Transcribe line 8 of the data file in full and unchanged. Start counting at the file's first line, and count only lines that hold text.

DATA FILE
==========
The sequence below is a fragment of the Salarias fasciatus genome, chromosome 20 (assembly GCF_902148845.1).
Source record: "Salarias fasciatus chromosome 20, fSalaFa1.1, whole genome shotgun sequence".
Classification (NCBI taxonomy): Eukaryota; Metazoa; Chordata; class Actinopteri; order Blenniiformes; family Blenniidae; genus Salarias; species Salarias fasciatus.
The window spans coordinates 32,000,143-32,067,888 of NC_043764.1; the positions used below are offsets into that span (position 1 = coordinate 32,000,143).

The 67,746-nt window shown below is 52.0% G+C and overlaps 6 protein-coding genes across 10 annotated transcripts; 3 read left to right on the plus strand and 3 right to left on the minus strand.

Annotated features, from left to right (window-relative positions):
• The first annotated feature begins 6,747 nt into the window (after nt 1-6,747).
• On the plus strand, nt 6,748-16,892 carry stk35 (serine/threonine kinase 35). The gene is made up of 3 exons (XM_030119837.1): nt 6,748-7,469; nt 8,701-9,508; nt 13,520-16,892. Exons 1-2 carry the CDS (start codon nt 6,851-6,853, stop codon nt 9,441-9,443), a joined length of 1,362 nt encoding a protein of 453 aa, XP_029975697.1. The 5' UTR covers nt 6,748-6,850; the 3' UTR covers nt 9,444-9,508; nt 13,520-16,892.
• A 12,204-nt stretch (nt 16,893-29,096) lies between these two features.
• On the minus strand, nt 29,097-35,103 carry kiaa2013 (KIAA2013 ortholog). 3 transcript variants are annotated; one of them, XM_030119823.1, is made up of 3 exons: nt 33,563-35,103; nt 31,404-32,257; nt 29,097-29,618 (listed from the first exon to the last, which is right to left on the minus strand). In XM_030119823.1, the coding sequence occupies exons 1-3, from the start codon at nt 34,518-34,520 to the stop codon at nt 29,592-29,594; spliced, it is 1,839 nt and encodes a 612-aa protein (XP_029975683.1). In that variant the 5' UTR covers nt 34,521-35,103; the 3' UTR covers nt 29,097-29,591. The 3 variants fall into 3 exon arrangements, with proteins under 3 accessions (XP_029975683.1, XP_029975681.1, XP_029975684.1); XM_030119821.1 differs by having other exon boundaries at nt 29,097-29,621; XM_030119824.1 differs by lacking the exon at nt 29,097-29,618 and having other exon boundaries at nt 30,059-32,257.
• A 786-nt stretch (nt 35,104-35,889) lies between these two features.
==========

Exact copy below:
• On the plus strand, nt 6,748-16,892 carry stk35 (serine/threonine kinase 35). The gene is made up of 3 exons (XM_030119837.1): nt 6,748-7,469; nt 8,701-9,508; nt 13,520-16,892. Exons 1-2 carry the CDS (start codon nt 6,851-6,853, stop codon nt 9,441-9,443), a joined length of 1,362 nt encoding a protein of 453 aa, XP_029975697.1. The 5' UTR covers nt 6,748-6,850; the 3' UTR covers nt 9,444-9,508; nt 13,520-16,892.